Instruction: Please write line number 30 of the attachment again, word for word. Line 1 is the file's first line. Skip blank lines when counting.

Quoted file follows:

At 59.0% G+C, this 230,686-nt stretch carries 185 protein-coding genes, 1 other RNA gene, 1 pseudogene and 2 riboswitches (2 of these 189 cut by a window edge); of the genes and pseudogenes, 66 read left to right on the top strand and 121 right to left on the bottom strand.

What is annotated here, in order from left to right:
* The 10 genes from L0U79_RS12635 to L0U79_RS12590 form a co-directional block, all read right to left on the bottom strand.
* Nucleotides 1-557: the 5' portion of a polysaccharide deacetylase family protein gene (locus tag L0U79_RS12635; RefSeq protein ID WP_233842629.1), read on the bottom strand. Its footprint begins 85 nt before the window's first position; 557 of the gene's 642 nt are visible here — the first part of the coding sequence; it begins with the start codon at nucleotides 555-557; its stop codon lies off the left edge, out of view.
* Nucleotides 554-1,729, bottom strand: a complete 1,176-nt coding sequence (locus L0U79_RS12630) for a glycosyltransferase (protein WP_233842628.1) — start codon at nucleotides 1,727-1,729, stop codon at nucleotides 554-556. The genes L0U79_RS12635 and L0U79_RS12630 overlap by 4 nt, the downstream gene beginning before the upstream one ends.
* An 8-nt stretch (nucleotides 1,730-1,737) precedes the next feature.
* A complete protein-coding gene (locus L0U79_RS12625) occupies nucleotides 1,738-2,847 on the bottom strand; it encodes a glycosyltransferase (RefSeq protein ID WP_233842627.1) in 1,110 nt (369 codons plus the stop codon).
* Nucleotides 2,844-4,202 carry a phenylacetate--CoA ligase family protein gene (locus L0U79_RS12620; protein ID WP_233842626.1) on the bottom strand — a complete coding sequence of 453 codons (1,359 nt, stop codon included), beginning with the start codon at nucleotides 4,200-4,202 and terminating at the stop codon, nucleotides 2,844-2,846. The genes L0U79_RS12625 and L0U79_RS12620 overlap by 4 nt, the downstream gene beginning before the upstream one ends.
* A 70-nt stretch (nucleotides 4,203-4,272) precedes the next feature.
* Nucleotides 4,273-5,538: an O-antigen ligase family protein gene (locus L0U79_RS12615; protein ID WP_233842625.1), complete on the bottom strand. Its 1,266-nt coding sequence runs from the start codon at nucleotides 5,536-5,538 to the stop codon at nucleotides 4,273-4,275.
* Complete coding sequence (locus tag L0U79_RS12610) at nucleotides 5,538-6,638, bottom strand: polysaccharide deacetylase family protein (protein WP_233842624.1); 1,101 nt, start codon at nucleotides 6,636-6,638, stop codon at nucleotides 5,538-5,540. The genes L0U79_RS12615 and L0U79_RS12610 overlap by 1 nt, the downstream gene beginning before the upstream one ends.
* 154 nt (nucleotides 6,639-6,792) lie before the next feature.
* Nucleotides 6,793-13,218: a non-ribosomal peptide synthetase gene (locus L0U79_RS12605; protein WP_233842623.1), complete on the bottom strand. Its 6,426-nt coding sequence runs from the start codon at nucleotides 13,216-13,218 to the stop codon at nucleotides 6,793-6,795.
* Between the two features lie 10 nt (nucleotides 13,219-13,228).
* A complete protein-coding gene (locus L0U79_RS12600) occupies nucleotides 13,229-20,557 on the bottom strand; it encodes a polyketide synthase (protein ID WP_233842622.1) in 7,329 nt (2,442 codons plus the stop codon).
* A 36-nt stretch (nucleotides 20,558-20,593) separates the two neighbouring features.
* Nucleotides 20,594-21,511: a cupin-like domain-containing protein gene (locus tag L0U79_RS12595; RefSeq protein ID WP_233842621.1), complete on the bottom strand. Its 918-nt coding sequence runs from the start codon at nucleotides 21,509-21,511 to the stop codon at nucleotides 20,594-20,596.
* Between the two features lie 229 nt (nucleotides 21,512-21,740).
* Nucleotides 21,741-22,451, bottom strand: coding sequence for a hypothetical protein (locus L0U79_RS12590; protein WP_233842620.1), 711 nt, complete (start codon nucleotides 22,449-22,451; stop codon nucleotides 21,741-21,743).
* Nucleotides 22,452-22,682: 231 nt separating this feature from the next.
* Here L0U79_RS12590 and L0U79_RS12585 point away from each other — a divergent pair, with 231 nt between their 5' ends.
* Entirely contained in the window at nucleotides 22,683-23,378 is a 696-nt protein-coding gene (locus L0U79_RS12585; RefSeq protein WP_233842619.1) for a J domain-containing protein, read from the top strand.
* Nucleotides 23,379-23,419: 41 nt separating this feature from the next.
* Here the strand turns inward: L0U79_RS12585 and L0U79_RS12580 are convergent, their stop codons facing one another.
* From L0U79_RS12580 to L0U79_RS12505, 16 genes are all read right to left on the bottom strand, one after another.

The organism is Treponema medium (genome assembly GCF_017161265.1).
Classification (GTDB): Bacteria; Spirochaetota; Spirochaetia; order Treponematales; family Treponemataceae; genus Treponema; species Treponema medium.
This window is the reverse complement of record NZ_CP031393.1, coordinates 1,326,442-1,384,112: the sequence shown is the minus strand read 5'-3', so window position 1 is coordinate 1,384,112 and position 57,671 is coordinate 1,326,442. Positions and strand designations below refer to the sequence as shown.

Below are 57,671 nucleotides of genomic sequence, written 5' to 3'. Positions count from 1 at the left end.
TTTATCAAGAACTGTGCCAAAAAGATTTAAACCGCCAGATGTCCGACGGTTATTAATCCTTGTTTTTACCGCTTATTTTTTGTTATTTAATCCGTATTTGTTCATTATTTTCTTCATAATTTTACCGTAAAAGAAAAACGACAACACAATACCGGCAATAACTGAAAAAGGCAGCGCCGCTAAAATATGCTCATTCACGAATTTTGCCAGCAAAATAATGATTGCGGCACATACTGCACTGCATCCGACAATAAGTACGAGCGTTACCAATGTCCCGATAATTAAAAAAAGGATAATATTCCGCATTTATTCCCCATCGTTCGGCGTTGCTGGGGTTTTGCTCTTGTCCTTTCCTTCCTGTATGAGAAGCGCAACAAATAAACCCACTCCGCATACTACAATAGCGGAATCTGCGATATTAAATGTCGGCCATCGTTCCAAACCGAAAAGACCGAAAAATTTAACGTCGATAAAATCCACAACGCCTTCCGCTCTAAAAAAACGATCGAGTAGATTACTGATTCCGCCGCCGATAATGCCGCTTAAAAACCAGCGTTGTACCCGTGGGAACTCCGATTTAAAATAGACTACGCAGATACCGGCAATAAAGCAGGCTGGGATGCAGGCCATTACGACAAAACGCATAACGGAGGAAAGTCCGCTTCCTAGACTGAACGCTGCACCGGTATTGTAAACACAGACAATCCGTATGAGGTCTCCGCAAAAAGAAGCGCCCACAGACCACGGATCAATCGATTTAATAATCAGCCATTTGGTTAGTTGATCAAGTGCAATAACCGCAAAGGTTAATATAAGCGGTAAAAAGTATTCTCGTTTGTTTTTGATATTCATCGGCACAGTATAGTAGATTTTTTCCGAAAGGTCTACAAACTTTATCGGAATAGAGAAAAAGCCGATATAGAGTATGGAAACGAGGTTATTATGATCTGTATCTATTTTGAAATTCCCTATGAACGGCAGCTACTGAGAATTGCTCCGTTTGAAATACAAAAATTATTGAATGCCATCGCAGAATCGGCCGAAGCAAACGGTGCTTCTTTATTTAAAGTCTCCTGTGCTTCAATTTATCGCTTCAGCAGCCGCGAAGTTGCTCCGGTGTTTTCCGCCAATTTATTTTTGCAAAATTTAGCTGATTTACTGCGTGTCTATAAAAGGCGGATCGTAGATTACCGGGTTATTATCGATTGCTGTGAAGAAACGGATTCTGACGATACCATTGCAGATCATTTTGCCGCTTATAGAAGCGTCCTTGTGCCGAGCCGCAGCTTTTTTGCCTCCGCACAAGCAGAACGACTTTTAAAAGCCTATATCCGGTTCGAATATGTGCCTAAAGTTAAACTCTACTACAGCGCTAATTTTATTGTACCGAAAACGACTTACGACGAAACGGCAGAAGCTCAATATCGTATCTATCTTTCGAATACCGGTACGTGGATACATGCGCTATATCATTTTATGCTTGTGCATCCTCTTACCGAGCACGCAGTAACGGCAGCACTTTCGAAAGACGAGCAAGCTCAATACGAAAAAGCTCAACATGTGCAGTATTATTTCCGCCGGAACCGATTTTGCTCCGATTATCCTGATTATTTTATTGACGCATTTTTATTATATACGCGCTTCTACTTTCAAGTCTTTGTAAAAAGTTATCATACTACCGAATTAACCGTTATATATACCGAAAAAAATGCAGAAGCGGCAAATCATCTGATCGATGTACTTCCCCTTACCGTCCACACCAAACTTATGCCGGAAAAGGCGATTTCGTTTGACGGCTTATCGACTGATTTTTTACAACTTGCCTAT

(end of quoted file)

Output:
TTTATCAAGAACTGTGCCAAAAAGATTTAAACCGCCAGATGTCCGACGGTTATTAATCCTTGTTTTTACCGCTTATTTTTTGTTATTTAATCCGTATTTGTTCATTATTTTCTTCATAATTTTACCGTAAAAGAAAAACGACAACACAATACCGGCAATAACTGAAAAAGGCAGCGCCGCTAAAATATGCTCATTCACGAATTTTGCCAGCAAAATAATGATTGCGGCACATACTGCACTGCATCCGACAATAAGTACGAGCGTTACCAATGTCCCGATAATTAAAAAAAGGATAATATTCCGCATTTATTCCCCATCGTTCGGCGTTGCTGGGGTTTTGCTCTTGTCCTTTCCTTCCTGTATGAGAAGCGCAACAAATAAACCCACTCCGCATACTACAATAGCGGAATCTGCGATATTAAATGTCGGCCATCGTTCCAAACCGAAAAGACCGAAAAATTTAACGTCGATAAAATCCACAACGCCTTCCGCTCTAAAAAAACGATCGAGTAGATTACTGATTCCGCCGCCGATAATGCCGCTTAAAAACCAGCGTTGTACCCGTGGGAACTCCGATTTAAAATAGACTACGCAGATACCGGCAATAAAGCAGGCTGGGATGCAGGCCATTACGACAAAACGCATAACGGAGGAAAGTCCGCTTCCTAGACTGAACGCTGCACCGGTATTGTAAACACAGACAATCCGTATGAGGTCTCCGCAAAAAGAAGCGCCCACAGACCACGGATCAATCGATTTAATAATCAGCCATTTGGTTAGTTGATCAAGTGCAATAACCGCAAAGGTTAATATAAGCGGTAAAAAGTATTCTCGTTTGTTTTTGATATTCATCGGCACAGTATAGTAGATTTTTTCCGAAAGGTCTACAAACTTTATCGGAATAGAGAAAAAGCCGATATAGAGTATGGAAACGAGGTTATTATGATCTGTATCTATTTTGAAATTCCCTATGAACGGCAGCTACTGAGAATTGCTCCGTTTGAAATACAAAAATTATTGAATGCCATCGCAGAATCGGCCGAAGCAAACGGTGCTTCTTTATTTAAAGTCTCCTGTGCTTCAATTTATCGCTTCAGCAGCCGCGAAGTTGCTCCGGTGTTTTCCGCCAATTTATTTTTGCAAAATTTAGCTGATTTACTGCGTGTCTATAAAAGGCGGATCGTAGATTACCGGGTTATTATCGATTGCTGTGAAGAAACGGATTCTGACGATACCATTGCAGATCATTTTGCCGCTTATAGAAGCGTCCTTGTGCCGAGCCGCAGCTTTTTTGCCTCCGCACAAGCAGAACGACTTTTAAAAGCCTATATCCGGTTCGAATATGTGCCTAAAGTTAAACTCTACTACAGCGCTAATTTTATTGTACCGAAAACGACTTACGACGAAACGGCAGAAGCTCAATATCGTATCTATCTTTCGAATACCGGTACGTGGATACATGCGCTATATCATTTTATGCTTGTGCATCCTCTTACCGAGCACGCAGTAACGGCAGCACTTTCGAAAGACGAGCAAGCTCAATACGAAAAAGCTCAACATGTGCAGTATTATTTCCGCCGGAACCGATTTTGCTCCGATTATCCTGATTATTTTATTGACGCATTTTTATTATATACGCGCTTCTACTTTCAAGTCTTTGTAAAAAGTTATCATACTACCGAATTAACCGTTATATATACCGAAAAAAATGCAGAAGCGGCAAATCATCTGATCGATGTACTTCCCCTTACCGTCCACACCAAACTTATGCCGGAAAAGGCGATTTCGTTTGACGGCTTATCGACTGATTTTTTACAACTTGCCTAT